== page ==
4. Honey is in some ways better (in the sense you are likely to use less of it), but is also recognized by your body as reducing sugars like glucose, fructose, and saccharose. It is still a free sugar and you should keep track of your consumption.
If you remember, saccharose had a lower direct effect on blood sugar levels than glucose. Still, saccharose is just a fructose and a glucose molecule. For comparison with other disaccharides: maltose is composed of 2 glucose molecules, lactose is composed of a fructose and galactose molecule, making honey (containing glucose, fructose, and saccharose/sucrose) likely better than malt.
When I say “better,” I mean slightly less likely to lead to an overdose of sugar. Keep in mind that glucose can be turned directly into glycogen (a form of energy storage) and is allowed through the liver initially to be used directly as energy in the peripheral tissue. Fructose has to first be processed by the liver, which may carry the cost of overtaxing the liver.
Overconsumption of any of these free sugars can lead to insulin resistance, which can lead to diabetes. The WHO prescribes not letting sugars represent more than 10% of your daily calories (they recommend 5%, but say 10% is the definitive line), but it is estimated that the ingestion of sucrose, HFCS, and other sugars accounts for ∼25% of energy consumption in the United States.
5. Foods containing more than ~10% sugar (so 10g sugar in 100g of food) are considered high in sugar. Look at the label, if you care.
An apple contains about 12g sugar per 100g, making it a good reference point for sugar content. Try not to eat things that contain a greater sugar content than apples, and if you do, try to compensate with low-sugar foods so as to not use sugar for more than 10% of your calories.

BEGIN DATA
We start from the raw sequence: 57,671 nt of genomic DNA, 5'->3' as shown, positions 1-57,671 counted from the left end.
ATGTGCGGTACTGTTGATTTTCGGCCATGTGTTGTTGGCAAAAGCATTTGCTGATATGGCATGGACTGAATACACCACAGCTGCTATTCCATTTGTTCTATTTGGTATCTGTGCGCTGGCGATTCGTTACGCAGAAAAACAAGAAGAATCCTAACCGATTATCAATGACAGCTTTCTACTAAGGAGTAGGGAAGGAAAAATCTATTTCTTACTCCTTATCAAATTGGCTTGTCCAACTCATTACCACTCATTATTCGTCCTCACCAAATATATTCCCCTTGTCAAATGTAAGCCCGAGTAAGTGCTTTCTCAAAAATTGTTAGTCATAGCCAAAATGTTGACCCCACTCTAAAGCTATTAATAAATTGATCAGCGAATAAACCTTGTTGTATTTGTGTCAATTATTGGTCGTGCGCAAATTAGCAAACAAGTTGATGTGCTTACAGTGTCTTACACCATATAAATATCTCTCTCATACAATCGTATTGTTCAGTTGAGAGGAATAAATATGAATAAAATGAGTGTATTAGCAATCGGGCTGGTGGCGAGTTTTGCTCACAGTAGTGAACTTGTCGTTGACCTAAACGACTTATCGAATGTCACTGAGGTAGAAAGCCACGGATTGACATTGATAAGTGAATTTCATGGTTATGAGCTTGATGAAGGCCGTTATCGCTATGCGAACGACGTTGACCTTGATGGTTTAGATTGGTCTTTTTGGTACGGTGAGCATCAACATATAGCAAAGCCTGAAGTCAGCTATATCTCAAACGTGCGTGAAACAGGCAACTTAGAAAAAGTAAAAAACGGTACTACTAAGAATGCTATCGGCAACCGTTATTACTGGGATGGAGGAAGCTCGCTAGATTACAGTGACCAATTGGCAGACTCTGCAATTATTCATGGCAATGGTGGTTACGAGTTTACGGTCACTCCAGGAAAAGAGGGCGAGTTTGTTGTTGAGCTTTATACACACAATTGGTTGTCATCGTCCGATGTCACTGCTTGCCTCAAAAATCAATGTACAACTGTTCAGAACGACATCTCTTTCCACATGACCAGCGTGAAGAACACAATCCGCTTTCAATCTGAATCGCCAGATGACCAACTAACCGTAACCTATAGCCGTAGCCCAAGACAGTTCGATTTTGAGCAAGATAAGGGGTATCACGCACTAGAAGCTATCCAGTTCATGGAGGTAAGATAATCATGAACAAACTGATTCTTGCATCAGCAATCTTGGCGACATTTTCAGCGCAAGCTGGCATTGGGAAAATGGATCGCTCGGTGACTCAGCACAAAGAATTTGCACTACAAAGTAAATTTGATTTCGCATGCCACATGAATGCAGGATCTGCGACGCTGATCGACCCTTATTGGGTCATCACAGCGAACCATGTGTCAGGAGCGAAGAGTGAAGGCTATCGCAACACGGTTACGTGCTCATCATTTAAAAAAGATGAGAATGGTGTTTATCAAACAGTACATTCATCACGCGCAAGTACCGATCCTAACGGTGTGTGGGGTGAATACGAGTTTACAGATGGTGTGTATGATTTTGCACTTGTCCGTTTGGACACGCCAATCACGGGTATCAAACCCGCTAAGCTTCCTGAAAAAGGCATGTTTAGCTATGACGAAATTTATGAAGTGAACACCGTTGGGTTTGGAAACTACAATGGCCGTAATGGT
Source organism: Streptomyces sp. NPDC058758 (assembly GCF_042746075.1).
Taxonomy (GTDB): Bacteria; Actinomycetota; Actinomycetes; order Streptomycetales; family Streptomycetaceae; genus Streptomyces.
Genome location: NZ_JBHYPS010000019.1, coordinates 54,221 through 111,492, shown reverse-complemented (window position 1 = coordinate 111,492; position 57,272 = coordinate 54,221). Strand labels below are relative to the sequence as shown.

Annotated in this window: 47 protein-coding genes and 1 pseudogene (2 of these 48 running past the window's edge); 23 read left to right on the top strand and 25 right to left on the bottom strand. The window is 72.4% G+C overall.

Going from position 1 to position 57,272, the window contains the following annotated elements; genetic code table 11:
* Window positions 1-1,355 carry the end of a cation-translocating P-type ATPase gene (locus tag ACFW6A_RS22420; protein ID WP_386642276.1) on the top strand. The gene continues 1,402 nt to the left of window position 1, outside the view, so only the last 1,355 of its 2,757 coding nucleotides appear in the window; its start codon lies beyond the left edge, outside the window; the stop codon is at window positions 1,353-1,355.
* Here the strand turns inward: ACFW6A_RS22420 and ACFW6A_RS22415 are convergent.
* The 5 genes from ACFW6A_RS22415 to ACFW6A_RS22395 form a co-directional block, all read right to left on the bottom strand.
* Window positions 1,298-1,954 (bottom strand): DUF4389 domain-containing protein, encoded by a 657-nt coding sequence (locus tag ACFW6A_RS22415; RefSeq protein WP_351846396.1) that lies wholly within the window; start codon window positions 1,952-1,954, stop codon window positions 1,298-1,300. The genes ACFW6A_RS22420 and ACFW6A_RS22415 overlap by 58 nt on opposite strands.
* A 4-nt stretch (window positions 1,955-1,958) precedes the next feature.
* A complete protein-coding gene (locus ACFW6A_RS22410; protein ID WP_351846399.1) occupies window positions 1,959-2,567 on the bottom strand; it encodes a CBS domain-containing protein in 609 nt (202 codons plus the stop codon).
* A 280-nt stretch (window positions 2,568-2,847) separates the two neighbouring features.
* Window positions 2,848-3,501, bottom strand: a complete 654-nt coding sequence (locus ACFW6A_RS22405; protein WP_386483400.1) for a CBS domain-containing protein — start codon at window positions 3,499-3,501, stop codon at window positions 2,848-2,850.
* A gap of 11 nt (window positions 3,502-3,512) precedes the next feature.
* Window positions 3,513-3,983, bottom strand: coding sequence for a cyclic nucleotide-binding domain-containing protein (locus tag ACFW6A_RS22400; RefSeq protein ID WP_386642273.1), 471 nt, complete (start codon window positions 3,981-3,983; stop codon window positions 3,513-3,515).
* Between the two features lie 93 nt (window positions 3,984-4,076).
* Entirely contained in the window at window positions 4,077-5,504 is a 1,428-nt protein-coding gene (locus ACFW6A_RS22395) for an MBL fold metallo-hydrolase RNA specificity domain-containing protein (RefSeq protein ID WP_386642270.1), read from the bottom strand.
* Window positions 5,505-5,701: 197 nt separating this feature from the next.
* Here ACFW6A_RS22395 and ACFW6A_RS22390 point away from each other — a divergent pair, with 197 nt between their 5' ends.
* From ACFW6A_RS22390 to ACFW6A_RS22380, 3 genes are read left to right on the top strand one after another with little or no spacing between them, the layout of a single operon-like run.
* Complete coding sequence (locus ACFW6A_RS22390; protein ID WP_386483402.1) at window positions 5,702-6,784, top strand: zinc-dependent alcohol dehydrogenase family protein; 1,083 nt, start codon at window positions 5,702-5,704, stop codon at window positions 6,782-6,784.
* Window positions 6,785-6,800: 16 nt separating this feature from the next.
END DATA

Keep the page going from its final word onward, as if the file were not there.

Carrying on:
6. Free sugars can carry lots of names, and I haven’t mentioned them all.
If you want to reduce your intake of free sugars, look for the following in the ingredients:
- Hydrolysed starch
- Agave nectar
- Corn syrup
- Rice malt syrup
- Golden syrup
7. Sugar is addictive, and you are able to reduce your dependence only be realising you have one.
Researching to write about this text, I realized I’m a sugar addict. I consume foods regularly that contain high sugar levels, from my breakfast cereal to my marmalade and honey. When friends make pancakes or cake, there is sometimes up to 30% sugar in them!
Sugar, specifically glucose, seems to lead to increase dopaminergic (neurons that use dopamine) activity. Our body sees glucose as a reward, since sugar is a high-energy quick-release currency for your body (it seems to induce ATP production, which is the basic form of energy in your body along with NADH) that makes it easy for cells to get the energy they need. Evolution has conditioned your body to reward the discovery of sugar, and you have to consciously work to avoid manipulation by food and drink companies.